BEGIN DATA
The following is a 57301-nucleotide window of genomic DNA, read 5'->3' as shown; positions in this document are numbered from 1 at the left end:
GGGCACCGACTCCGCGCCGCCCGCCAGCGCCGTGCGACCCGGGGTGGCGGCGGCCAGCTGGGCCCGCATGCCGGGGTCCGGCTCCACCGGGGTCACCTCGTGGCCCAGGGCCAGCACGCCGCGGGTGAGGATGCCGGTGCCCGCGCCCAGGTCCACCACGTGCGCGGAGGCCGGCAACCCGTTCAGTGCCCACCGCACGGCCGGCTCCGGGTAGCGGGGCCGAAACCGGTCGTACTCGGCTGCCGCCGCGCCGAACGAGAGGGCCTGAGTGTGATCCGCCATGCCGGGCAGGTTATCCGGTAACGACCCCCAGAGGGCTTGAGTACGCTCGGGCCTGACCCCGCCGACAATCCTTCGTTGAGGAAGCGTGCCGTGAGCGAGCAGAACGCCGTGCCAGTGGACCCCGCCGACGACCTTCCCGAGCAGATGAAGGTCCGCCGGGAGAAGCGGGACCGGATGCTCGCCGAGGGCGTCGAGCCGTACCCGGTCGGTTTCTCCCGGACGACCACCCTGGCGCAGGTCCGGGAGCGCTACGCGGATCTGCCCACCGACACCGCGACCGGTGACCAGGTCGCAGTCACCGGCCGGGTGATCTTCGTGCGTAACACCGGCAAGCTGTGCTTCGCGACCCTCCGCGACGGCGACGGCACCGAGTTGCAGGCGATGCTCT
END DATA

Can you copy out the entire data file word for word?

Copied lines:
The following is a 57301-nucleotide window of genomic DNA, read 5'->3' as shown; positions in this document are numbered from 1 at the left end:
GGGCACCGACTCCGCGCCGCCCGCCAGCGCCGTGCGACCCGGGGTGGCGGCGGCCAGCTGGGCCCGCATGCCGGGGTCCGGCTCCACCGGGGTCACCTCGTGGCCCAGGGCCAGCACGCCGCGGGTGAGGATGCCGGTGCCCGCGCCCAGGTCCACCACGTGCGCGGAGGCCGGCAACCCGTTCAGTGCCCACCGCACGGCCGGCTCCGGGTAGCGGGGCCGAAACCGGTCGTACTCGGCTGCCGCCGCGCCGAACGAGAGGGCCTGAGTGTGATCCGCCATGCCGGGCAGGTTATCCGGTAACGACCCCCAGAGGGCTTGAGTACGCTCGGGCCTGACCCCGCCGACAATCCTTCGTTGAGGAAGCGTGCCGTGAGCGAGCAGAACGCCGTGCCAGTGGACCCCGCCGACGACCTTCCCGAGCAGATGAAGGTCCGCCGGGAGAAGCGGGACCGGATGCTCGCCGAGGGCGTCGAGCCGTACCCGGTCGGTTTCTCCCGGACGACCACCCTGGCGCAGGTCCGGGAGCGCTACGCGGATCTGCCCACCGACACCGCGACCGGTGACCAGGTCGCAGTCACCGGCCGGGTGATCTTCGTGCGTAACACCGGCAAGCTGTGCTTCGCGACCCTCCGCGACGGCGACGGCACCGAGTTGCAGGCGATGCTCT